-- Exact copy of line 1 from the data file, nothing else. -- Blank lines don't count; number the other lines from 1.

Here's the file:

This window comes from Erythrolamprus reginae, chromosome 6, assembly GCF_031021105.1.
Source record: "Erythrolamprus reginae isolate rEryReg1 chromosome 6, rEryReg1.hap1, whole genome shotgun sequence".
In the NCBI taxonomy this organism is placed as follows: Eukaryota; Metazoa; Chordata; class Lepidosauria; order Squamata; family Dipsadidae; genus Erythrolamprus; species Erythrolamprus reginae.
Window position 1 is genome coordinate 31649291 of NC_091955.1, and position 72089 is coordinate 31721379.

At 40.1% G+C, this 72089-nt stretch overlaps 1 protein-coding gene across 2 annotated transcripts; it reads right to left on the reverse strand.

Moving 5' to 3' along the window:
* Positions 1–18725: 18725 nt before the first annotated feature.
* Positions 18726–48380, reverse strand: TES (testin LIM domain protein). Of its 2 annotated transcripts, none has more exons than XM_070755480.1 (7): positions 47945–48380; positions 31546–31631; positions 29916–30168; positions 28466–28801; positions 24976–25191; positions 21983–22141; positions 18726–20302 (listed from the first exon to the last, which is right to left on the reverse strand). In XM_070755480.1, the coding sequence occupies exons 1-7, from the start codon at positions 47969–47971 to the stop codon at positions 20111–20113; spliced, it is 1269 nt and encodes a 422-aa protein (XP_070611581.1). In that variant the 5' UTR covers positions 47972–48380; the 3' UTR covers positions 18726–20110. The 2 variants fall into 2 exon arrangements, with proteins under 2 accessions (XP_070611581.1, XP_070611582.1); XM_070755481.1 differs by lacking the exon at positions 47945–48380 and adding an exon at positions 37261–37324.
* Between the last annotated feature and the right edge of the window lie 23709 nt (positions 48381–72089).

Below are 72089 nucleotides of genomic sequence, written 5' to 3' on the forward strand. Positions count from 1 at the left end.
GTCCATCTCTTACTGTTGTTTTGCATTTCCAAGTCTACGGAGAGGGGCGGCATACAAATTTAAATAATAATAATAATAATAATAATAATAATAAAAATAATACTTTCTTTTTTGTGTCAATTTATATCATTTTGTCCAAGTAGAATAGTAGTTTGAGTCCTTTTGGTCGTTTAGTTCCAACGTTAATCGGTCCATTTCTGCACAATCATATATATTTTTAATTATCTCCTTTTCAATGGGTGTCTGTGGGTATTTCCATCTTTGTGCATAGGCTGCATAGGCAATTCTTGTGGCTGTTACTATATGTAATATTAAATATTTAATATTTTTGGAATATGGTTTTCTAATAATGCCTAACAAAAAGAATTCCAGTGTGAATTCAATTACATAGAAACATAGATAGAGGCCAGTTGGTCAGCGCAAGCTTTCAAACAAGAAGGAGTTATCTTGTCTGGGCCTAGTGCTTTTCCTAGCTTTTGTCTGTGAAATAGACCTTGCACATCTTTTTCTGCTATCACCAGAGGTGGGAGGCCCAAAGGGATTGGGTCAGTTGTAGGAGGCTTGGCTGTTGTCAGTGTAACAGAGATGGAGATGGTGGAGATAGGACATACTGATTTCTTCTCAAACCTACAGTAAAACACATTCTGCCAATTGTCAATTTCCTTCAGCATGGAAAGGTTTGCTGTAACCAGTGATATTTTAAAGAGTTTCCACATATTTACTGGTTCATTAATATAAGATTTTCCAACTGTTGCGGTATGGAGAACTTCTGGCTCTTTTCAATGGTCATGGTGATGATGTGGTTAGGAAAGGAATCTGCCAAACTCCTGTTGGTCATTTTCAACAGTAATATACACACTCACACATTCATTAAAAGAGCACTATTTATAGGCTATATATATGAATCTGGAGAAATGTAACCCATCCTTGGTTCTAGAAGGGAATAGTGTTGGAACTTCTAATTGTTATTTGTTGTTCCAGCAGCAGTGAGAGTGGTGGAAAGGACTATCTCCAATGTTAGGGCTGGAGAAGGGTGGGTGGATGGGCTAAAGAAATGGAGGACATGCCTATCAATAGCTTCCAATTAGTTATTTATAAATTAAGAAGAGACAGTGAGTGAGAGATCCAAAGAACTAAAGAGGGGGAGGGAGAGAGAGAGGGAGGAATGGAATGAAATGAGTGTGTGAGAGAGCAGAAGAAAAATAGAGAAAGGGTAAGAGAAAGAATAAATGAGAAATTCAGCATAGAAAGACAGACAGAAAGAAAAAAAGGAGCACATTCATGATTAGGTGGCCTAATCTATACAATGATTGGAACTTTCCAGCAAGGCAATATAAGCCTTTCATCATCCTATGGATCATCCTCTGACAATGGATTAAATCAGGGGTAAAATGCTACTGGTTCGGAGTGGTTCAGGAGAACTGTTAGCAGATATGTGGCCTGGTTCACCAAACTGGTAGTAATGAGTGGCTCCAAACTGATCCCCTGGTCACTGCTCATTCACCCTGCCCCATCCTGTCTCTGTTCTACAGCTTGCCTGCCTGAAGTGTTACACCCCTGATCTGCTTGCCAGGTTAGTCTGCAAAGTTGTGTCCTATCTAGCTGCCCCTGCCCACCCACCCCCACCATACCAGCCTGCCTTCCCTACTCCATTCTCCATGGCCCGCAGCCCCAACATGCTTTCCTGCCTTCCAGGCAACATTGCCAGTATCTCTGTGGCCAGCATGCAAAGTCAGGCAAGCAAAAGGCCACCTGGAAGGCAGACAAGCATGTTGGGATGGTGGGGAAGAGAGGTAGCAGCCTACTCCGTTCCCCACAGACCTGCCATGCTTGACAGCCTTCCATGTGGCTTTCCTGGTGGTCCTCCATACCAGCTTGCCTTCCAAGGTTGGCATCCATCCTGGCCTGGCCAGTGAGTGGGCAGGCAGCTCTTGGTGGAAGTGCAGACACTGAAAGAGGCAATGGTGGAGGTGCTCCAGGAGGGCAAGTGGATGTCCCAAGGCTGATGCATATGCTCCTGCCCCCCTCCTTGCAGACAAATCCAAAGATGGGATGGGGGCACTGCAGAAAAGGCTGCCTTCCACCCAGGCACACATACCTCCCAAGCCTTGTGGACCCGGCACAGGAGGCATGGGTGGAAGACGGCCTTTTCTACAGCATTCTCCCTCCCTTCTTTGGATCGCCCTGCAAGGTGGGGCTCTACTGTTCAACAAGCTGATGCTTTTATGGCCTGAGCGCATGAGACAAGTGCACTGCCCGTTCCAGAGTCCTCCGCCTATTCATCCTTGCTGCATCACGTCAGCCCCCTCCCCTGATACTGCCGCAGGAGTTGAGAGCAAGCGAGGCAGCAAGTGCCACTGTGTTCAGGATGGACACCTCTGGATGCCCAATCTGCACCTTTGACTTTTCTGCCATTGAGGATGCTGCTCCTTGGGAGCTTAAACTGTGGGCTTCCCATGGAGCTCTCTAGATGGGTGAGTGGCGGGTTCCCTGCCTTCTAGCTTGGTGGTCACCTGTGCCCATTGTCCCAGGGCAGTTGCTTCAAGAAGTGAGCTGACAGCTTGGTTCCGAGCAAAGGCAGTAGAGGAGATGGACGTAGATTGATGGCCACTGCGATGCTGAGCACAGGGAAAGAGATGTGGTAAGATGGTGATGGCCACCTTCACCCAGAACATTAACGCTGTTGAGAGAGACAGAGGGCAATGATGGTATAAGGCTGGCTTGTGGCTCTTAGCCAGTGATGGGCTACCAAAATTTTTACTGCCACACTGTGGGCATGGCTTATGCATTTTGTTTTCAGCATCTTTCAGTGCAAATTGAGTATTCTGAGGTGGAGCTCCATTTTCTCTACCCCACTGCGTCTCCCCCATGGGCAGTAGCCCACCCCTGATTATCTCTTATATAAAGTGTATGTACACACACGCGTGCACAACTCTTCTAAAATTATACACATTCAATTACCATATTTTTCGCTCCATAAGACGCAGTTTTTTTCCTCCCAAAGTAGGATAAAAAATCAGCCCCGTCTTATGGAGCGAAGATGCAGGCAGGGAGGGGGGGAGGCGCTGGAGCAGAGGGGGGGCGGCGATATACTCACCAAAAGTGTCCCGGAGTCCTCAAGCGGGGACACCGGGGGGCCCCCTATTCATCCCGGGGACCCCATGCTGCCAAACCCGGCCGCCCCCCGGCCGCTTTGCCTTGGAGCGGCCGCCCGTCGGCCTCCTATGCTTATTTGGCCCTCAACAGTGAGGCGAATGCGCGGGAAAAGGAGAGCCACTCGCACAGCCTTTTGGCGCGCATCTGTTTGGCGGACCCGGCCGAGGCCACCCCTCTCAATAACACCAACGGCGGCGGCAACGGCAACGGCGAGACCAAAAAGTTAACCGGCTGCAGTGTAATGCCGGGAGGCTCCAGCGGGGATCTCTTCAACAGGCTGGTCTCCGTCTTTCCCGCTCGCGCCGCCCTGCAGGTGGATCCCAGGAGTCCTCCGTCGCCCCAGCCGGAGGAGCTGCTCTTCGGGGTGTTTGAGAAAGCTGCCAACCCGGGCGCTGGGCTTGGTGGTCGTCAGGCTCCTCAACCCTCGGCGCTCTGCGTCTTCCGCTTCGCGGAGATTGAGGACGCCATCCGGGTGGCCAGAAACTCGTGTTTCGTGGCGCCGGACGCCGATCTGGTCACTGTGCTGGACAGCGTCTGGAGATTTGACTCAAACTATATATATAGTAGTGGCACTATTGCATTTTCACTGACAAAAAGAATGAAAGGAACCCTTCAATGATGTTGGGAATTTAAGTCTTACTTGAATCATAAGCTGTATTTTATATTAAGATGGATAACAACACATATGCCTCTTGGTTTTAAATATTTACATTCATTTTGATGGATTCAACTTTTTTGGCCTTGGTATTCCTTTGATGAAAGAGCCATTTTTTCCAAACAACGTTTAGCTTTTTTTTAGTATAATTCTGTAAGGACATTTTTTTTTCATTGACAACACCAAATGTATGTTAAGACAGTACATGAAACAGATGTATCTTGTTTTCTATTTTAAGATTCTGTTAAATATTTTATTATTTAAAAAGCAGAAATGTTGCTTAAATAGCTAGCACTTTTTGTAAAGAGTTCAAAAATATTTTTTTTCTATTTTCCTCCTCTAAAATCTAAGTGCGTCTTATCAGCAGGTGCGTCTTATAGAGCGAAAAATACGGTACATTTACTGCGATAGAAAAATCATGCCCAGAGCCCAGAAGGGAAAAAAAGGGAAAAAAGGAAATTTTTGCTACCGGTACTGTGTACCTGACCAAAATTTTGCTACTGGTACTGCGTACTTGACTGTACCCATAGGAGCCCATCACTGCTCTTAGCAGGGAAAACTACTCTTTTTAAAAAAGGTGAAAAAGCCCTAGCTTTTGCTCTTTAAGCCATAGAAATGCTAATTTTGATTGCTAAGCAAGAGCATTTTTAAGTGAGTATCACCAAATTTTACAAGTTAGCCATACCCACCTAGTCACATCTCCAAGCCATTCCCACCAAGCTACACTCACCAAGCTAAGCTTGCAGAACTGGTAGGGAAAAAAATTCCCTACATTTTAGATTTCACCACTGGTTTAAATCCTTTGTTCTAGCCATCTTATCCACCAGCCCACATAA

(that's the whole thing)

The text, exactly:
This window comes from Erythrolamprus reginae, chromosome 6, assembly GCF_031021105.1.